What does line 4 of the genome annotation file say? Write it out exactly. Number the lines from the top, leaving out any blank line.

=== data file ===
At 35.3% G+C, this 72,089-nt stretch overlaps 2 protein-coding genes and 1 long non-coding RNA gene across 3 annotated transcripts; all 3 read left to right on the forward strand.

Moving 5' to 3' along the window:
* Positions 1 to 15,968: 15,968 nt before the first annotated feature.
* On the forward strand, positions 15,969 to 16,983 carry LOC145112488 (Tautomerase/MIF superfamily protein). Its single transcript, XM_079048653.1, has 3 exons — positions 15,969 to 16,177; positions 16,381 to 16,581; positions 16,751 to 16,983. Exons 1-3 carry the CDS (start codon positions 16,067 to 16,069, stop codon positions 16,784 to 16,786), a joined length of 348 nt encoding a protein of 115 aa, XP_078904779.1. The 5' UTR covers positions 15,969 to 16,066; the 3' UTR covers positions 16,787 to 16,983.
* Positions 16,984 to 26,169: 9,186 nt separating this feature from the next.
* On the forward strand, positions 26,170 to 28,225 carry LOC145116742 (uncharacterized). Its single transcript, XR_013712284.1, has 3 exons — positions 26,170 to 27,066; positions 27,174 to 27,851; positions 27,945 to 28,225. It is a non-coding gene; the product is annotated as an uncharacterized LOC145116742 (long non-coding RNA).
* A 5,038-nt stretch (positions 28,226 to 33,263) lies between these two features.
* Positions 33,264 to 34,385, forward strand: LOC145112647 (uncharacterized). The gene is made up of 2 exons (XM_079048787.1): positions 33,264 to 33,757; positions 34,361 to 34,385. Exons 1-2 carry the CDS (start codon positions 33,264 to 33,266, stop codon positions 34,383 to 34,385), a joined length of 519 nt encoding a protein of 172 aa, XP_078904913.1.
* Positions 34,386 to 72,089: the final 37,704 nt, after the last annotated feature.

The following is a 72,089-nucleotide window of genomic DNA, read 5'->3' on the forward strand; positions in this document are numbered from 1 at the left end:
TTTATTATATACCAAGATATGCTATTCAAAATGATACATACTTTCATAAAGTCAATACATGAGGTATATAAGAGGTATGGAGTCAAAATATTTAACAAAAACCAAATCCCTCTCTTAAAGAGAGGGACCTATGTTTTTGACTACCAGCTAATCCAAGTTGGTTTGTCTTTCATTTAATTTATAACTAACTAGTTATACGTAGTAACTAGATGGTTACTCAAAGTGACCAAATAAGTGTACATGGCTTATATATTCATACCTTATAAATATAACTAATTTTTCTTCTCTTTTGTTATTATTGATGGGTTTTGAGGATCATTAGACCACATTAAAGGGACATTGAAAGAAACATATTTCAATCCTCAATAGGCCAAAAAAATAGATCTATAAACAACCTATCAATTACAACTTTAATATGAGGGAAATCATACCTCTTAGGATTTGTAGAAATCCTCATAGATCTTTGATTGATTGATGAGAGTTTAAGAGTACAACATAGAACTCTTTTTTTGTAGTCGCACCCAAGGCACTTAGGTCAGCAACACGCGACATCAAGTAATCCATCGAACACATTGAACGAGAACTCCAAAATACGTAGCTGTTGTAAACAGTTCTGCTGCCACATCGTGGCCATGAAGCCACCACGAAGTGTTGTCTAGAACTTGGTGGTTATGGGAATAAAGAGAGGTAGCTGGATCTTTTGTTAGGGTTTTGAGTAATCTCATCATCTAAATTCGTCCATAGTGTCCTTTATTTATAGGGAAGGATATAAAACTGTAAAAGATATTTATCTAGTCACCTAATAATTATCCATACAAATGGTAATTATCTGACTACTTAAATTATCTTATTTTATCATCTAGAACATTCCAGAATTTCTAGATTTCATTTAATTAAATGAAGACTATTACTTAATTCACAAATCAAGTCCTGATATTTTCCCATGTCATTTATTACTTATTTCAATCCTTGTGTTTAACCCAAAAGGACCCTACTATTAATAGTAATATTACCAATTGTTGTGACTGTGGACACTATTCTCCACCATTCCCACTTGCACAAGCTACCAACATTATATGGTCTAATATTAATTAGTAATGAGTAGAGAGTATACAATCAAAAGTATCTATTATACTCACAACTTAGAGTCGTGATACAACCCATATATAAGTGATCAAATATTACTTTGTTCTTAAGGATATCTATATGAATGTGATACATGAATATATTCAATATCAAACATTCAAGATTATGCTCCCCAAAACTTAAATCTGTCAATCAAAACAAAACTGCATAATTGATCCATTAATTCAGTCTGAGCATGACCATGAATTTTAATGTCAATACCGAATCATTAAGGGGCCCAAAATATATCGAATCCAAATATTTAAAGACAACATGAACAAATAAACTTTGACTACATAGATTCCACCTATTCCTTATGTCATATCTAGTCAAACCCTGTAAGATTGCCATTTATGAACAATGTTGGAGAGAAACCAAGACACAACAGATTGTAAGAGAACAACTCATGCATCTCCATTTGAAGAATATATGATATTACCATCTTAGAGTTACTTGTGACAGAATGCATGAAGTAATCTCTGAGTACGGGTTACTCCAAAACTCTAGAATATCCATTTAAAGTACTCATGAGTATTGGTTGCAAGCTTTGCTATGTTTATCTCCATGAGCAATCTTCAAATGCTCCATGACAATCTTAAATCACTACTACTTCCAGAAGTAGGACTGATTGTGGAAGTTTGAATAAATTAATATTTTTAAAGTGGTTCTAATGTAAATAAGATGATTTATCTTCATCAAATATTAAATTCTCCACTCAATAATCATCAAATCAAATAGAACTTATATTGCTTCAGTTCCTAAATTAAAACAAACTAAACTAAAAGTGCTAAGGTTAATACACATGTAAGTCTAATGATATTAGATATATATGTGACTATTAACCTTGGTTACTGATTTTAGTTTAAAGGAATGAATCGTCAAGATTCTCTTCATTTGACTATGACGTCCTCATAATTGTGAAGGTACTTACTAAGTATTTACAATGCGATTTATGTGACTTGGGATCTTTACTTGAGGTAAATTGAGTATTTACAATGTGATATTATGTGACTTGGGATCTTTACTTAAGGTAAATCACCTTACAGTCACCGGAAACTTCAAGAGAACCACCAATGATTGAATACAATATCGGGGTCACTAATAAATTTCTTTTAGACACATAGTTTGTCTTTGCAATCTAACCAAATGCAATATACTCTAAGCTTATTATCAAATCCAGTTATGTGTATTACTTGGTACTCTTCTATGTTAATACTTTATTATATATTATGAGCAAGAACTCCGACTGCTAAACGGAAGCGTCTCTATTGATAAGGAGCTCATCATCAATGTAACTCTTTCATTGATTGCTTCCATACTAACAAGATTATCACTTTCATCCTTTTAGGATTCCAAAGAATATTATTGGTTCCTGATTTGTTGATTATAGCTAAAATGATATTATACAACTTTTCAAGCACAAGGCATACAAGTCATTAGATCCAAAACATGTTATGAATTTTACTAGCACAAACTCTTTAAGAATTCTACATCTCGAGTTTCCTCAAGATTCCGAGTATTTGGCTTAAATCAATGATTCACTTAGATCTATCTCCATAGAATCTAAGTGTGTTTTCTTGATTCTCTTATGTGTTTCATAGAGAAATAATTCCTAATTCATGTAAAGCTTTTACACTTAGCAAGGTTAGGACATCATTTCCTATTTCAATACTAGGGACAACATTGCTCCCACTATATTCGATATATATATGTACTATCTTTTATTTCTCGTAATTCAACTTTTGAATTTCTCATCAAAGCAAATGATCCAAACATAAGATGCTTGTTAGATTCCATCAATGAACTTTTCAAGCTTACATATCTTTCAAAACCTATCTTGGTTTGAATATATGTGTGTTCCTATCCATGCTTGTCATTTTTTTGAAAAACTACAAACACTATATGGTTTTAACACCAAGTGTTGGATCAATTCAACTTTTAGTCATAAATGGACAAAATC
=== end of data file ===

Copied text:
* On the forward strand, positions 15,969 to 16,983 carry LOC145112488 (Tautomerase/MIF superfamily protein). Its single transcript, XM_079048653.1, has 3 exons — positions 15,969 to 16,177; positions 16,381 to 16,581; positions 16,751 to 16,983. Exons 1-3 carry the CDS (start codon positions 16,067 to 16,069, stop codon positions 16,784 to 16,786), a joined length of 348 nt encoding a protein of 115 aa, XP_078904779.1. The 5' UTR covers positions 15,969 to 16,066; the 3' UTR covers positions 16,787 to 16,983.